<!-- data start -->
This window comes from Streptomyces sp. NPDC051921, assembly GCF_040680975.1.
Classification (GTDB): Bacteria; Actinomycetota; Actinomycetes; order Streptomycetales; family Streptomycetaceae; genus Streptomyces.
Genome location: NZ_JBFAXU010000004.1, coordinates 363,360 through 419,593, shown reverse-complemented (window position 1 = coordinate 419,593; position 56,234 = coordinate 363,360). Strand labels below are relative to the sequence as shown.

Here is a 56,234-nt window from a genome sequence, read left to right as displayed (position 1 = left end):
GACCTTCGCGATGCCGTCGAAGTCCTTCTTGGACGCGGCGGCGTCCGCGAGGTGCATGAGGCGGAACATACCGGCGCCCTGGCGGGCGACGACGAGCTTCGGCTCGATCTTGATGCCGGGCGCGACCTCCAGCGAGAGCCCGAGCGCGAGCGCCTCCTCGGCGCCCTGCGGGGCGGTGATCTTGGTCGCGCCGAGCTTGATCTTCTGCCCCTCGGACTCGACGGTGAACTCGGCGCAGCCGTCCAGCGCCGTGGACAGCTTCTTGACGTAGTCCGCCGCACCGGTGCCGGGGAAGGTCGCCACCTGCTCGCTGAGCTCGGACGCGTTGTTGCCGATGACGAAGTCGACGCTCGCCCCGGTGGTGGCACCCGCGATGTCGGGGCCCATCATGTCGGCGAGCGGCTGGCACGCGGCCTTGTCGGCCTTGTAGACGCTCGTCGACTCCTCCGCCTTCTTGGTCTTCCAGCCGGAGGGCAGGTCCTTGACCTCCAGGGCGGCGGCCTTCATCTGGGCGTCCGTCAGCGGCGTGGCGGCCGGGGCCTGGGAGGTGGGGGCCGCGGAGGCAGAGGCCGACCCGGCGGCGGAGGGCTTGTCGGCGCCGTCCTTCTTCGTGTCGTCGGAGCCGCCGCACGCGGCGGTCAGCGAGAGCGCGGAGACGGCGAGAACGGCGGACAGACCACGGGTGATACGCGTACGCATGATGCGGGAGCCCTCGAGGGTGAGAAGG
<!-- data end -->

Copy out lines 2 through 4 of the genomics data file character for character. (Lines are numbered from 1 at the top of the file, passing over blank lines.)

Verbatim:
Classification (GTDB): Bacteria; Actinomycetota; Actinomycetes; order Streptomycetales; family Streptomycetaceae; genus Streptomyces.
Genome location: NZ_JBFAXU010000004.1, coordinates 363,360 through 419,593, shown reverse-complemented (window position 1 = coordinate 419,593; position 56,234 = coordinate 363,360). Strand labels below are relative to the sequence as shown.

Here is a 56,234-nt window from a genome sequence, read left to right as displayed (position 1 = left end):